BILL KURTIS: Mars Is Too Fars.
SAGAL: You're obviously interested in other planets, but what about the many planets to be found here on Earth? We're going to ask you three questions about earthly planets. Answer two out of three correctly, you'll win our prize for one of our listeners. Bill, who is Swati Mohan playing for?
KURTIS: Rebecca Lee of Minneapolis, Minn.
SAGAL: All right. Here's your first question. Planet Hollywood is, of course, the movie star-themed restaurant chain. The restaurants feature many props from famous movies, including which of these - A, an enormous pile of dinosaur dung from "Jurassic Park 2"; B, a plastic model of the meat slab that was pulverized by Sly Stallone in the film "Rocky"; or C, a genuine half-smoked doobie from Cheech & Chong's "Up In Smoke"?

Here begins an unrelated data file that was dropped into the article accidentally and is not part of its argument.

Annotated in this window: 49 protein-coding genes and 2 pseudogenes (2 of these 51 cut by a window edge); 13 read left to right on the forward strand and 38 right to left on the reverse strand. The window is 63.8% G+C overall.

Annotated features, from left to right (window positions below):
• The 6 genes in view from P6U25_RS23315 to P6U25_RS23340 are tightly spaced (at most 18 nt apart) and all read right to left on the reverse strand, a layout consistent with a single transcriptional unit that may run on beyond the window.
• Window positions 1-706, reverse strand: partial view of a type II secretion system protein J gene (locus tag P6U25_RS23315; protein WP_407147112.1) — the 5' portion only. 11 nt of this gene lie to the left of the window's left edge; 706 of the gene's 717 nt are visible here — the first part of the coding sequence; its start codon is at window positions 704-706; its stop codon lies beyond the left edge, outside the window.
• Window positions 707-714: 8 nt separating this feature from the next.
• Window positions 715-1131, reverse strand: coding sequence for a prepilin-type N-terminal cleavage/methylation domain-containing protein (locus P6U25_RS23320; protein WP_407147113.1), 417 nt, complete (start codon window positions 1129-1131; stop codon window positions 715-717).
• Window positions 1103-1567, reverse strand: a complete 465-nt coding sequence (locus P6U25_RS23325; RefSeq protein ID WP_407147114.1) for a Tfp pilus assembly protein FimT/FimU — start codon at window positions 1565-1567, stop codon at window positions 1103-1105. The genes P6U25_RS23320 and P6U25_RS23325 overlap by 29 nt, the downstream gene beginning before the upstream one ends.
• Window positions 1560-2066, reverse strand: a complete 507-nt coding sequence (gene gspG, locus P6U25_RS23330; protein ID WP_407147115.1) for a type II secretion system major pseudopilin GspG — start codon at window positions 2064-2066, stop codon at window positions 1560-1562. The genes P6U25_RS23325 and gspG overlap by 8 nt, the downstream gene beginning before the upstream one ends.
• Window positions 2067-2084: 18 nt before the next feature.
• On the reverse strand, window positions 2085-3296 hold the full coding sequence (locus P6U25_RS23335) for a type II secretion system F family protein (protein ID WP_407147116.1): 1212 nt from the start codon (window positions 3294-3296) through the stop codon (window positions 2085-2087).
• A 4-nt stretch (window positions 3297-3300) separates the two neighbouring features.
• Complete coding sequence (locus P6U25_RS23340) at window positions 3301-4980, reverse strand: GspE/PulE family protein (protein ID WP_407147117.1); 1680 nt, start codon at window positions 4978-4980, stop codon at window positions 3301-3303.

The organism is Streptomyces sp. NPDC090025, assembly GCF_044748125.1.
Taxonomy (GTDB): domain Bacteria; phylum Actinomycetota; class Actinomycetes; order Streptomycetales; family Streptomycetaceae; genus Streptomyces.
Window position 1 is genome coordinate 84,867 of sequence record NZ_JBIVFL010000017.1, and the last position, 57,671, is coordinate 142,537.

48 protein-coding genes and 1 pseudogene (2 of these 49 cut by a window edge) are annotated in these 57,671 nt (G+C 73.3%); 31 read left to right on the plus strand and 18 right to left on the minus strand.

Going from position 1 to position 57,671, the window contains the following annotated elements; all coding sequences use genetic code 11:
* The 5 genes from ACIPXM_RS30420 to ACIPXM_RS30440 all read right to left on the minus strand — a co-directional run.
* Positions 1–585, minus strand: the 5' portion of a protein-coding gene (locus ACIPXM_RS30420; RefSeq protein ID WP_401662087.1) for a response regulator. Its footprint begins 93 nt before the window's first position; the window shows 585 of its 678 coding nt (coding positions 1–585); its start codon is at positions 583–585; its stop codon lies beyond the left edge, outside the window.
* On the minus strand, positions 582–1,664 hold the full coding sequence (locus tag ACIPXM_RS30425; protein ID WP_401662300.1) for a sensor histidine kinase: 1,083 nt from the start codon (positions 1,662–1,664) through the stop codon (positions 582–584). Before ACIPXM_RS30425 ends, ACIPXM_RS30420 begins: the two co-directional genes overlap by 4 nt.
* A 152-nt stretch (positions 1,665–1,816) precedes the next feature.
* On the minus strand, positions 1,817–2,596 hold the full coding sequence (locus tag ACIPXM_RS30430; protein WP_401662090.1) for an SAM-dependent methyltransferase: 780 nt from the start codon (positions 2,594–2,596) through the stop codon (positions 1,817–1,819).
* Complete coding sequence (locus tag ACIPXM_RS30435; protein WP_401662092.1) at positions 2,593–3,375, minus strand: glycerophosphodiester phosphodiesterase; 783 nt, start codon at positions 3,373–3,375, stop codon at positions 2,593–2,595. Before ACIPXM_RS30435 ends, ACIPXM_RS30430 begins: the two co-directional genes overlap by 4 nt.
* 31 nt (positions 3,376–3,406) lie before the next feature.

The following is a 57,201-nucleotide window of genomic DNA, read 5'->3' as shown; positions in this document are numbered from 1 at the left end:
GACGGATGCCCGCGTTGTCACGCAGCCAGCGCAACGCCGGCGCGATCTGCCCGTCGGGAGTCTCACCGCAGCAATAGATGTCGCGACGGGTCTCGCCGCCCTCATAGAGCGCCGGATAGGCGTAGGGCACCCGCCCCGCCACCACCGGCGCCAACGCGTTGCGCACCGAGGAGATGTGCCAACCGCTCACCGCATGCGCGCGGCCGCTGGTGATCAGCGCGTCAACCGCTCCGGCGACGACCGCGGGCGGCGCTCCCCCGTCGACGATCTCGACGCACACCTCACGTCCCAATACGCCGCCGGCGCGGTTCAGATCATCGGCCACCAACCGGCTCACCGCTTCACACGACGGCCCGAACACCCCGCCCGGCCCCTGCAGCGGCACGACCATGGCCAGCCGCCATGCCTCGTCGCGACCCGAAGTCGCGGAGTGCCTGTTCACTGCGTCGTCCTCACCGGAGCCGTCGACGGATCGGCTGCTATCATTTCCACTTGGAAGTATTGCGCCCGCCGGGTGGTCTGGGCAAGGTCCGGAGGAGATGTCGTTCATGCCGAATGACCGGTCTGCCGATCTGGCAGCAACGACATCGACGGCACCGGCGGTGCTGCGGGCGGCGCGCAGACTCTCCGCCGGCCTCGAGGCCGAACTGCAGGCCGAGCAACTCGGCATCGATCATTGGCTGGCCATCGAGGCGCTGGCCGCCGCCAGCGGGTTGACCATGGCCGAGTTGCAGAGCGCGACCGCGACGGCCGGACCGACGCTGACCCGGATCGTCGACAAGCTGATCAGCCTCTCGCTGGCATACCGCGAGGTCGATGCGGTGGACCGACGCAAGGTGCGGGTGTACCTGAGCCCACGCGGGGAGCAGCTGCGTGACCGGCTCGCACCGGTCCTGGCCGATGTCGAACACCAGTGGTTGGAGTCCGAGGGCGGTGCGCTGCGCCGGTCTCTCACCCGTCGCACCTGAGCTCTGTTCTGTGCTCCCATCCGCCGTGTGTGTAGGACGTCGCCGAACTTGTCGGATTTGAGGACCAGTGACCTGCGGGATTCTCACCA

MOHAN: I kind of want to go with one.
SAGAL: You want to go with the enormous pile of dinosaur dung?
MOHAN: Yeah. How many times do I get to pick up poop as an answer?
SAGAL: I don't know. How...
FELBER: In my business? (Laughter).
MOHAN: In my business, we don't get to do it very much. Mars doesn't have a lot of poop, you know? So...
SAGAL: So is that the one you're going for?
MOHAN: That is what I'm going for.
SAGAL: I'm afraid it was the slab of beef from "Rocky." Two more chances. This is not a problem. The Planet Fitness chain of gyms has the slogan, a judgment-free zone. But that turns out not to be strictly true, as one New Hampshire man found out when he tried to do what at a Planet Fitness? A, he brought in his four cats, which he called his workout buddies; B, he tried to ride his own bicycle on the treadmill; or C, he tried to work out completely naked.
MOHAN: I think I'm going to go for C. That's my wild guess.
SAGAL: No, you're right. That's what happened.
(SOUNDBITE OF BELL)